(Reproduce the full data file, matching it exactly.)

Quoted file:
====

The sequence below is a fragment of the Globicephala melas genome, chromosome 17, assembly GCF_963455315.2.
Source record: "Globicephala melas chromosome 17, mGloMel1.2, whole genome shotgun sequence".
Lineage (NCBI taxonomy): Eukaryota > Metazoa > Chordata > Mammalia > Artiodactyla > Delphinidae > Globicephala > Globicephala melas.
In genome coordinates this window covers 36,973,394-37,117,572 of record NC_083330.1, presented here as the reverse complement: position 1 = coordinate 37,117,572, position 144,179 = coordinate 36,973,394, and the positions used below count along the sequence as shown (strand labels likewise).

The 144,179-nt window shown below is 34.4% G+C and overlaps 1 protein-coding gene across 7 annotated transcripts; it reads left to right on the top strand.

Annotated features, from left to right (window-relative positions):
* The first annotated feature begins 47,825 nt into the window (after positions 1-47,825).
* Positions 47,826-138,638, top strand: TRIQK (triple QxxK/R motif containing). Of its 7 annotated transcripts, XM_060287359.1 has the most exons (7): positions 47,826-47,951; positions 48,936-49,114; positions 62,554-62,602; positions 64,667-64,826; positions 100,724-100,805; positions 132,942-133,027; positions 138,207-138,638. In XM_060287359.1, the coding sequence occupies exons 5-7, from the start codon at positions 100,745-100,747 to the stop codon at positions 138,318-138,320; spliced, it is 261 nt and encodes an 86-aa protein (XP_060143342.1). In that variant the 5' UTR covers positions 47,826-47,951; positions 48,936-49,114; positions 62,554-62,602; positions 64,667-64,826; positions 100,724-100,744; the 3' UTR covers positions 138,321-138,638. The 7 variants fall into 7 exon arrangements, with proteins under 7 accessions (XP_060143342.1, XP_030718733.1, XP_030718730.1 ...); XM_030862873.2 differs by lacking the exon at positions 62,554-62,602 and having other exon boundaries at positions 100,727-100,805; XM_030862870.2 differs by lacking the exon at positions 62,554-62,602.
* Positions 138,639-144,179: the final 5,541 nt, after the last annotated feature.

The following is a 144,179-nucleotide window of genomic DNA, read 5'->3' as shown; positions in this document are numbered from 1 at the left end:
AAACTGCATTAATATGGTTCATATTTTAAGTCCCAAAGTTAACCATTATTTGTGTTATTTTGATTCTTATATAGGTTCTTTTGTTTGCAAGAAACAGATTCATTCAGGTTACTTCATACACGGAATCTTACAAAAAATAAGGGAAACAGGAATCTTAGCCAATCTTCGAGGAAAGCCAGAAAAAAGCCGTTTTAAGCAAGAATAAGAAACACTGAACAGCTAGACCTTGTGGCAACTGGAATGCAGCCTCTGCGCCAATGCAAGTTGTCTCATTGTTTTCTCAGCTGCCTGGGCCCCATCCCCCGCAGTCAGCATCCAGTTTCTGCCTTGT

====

The sequence below is a fragment of the Globicephala melas genome, chromosome 17, assembly GCF_963455315.2.
Source record: "Globicephala melas chromosome 17, mGloMel1.2, whole genome shotgun sequence".
Lineage (NCBI taxonomy): Eukaryota > Metazoa > Chordata > Mammalia > Artiodactyla > Delphinidae > Globicephala > Globicephala melas.
In genome coordinates this window covers 36,973,394-37,117,572 of record NC_083330.1, presented here as the reverse complement: position 1 = coordinate 37,117,572, position 144,179 = coordinate 36,973,394, and the positions used below count along the sequence as shown (strand labels likewise).

The 144,179-nt window shown below is 34.4% G+C and overlaps 1 protein-coding gene across 7 annotated transcripts; it reads left to right on the top strand.

Annotated features, from left to right (window-relative positions):
* The first annotated feature begins 47,825 nt into the window (after positions 1-47,825).
* Positions 47,826-138,638, top strand: TRIQK (triple QxxK/R motif containing). Of its 7 annotated transcripts, XM_060287359.1 has the most exons (7): positions 47,826-47,951; positions 48,936-49,114; positions 62,554-62,602; positions 64,667-64,826; positions 100,724-100,805; positions 132,942-133,027; positions 138,207-138,638. In XM_060287359.1, the coding sequence occupies exons 5-7, from the start codon at positions 100,745-100,747 to the stop codon at positions 138,318-138,320; spliced, it is 261 nt and encodes an 86-aa protein (XP_060143342.1). In that variant the 5' UTR covers positions 47,826-47,951; positions 48,936-49,114; positions 62,554-62,602; positions 64,667-64,826; positions 100,724-100,744; the 3' UTR covers positions 138,321-138,638. The 7 variants fall into 7 exon arrangements, with proteins under 7 accessions (XP_060143342.1, XP_030718733.1, XP_030718730.1 ...); XM_030862873.2 differs by lacking the exon at positions 62,554-62,602 and having other exon boundaries at positions 100,727-100,805; XM_030862870.2 differs by lacking the exon at positions 62,554-62,602.
* Positions 138,639-144,179: the final 5,541 nt, after the last annotated feature.

The following is a 144,179-nucleotide window of genomic DNA, read 5'->3' as shown; positions in this document are numbered from 1 at the left end:
AAACTGCATTAATATGGTTCATATTTTAAGTCCCAAAGTTAACCATTATTTGTGTTATTTTGATTCTTATATAGGTTCTTTTGTTTGCAAGAAACAGATTCATTCAGGTTACTTCATACACGGAATCTTACAAAAAATAAGGGAAACAGGAATCTTAGCCAATCTTCGAGGAAAGCCAGAAAAAAGCCGTTTTAAGCAAGAATAAGAAACACTGAACAGCTAGACCTTGTGGCAACTGGAATGCAGCCTCTGCGCCAATGCAAGTTGTCTCATTGTTTTCTCAGCTGCCTGGGCCCCATCCCCCGCAGTCAGCATCCAGTTTCTGCCTTGT